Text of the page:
Governor punishes press for negativity just like any primitive pol

Governor punishes press for negativity just like any primitive pol

June 20, 2013

By Chris Reed

jerry.brown.peopleJerry Brown’s speaking style — learned, florid, meandering — is so unusual that he’ll always be able to get away with his shtick that he’s not like other politicians. But his appalling push to gut open-government laws in California shows he’s just another primitive pol who reacts to negative coverage by seeking to punish the press.

The amount that his budget proposal would save by reducing state reimbursements for no-longer-mandatory local compliance with document requests is meager compared to the larger state budget. Meanwhile, the value of transparency in government is proven every day around the world. The cost of providing documents is small — and getting smaller — in comparison to the money saved by exposing government incompetence, malfeasance and corruption.

Governor has to know value of transparency

The governor has to know this. He’s no dummy. (Just ask him.)

So what could be motivating Brown’s attempt to gut transparency and stick his thumb in the eye of the media?

Let’s use Occam’s Razor and keep it simple. How about all the negative press the Brown administration has faced in the past two years?

Yes, the gov has gotten credit for trying to improve the state’s horrible budgeting practices and for pushing pension reform. But there have also been tons of stories, columns and editorials that he can’t care for.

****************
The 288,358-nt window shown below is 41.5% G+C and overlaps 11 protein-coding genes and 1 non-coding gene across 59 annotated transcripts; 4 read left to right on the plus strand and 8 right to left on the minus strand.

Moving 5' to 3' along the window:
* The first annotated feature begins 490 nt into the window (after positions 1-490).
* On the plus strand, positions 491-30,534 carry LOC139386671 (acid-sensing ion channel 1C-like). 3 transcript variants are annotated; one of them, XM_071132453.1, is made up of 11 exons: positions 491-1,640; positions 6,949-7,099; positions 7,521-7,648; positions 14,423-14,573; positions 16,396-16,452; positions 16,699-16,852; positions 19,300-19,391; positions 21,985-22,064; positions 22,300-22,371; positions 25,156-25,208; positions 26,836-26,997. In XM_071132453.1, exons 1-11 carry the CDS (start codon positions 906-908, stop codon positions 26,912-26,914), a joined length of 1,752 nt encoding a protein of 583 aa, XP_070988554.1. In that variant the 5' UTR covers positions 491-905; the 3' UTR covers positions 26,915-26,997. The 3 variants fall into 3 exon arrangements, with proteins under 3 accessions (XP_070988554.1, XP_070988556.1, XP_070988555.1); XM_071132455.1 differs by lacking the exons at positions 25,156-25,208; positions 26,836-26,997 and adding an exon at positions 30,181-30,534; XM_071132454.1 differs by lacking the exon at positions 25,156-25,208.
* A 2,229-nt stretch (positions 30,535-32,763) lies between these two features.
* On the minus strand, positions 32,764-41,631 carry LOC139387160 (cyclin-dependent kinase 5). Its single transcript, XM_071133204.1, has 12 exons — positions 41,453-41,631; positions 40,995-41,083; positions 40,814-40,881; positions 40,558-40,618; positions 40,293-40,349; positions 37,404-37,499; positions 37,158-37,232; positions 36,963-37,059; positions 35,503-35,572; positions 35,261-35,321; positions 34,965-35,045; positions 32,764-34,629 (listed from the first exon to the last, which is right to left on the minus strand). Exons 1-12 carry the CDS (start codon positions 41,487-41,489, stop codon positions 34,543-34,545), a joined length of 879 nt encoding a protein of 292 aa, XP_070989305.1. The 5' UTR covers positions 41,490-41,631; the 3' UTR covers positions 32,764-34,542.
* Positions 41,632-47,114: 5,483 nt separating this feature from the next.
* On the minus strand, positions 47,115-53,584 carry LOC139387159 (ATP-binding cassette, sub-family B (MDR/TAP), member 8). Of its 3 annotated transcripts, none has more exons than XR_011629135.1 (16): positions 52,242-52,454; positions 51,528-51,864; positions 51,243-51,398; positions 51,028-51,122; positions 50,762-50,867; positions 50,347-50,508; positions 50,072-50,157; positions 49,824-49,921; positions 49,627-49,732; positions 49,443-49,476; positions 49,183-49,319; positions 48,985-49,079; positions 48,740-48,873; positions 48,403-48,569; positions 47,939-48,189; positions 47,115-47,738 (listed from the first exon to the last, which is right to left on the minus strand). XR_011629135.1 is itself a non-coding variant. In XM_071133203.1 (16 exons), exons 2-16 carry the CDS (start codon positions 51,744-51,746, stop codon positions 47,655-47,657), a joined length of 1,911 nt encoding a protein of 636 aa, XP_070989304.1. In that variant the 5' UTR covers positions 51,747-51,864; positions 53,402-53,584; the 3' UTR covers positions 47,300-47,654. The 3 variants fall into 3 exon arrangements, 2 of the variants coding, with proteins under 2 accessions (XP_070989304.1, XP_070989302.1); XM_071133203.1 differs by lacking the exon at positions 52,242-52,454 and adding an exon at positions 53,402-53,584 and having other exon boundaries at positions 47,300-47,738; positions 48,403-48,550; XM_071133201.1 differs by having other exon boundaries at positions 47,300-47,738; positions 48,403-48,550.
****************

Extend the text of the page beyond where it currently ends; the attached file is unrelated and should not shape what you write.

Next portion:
The long list of stories Jerry wishes were ignored

train_wreck_num_2For starters, there’s the bullet-train boondoggle. The beat reporters covering the California High-Speed Rail Authority have done a fabulous job in the past year of showing what a farce it is, making up for the horrible coverage seen in 2008, when voters were lied into giving the project $9.95 billion in state bond funds.

Then there’s the state’s never-ending computer fiascos. The state that’s home to Silicon Valley can’t bring its computer payroll system into the 1990s, much less the 21st century. There’s also the computer debacle with the DMV.

Then there’s the scandal with the state parks agency hiding millions of dollars from the Legislature and the public while seeking to close parks.

Then there’s the scandal with dozens of state executives getting paid millions of dollars in extra money in part-time jobs — really de facto overtime — with the state.

Then there’s the Bay Bridge scandal in which a multibillion-dollar state project is riddled with shoddy work and shoddier oversight.

Even ‘triumphs’ have prompted press skepticism

Even on issues where the governor has gotten good marks, he faces intense skepticism.

On the budget, Dan Walters has often pointed out the excesses of Brown’s claims to have shaped California up.

And on pension reform, the San Francisco Chronicle’s editorial page depicted Brown’s efforts as woefully inadequate.

So looking at this big picture, why wouldn’t Jerry Brown enjoy kneeing the media in the groin?

Like Michael Jackson, he’d have us believe he’s not like other guys.

Yes he is. Oh, yes he is.

 

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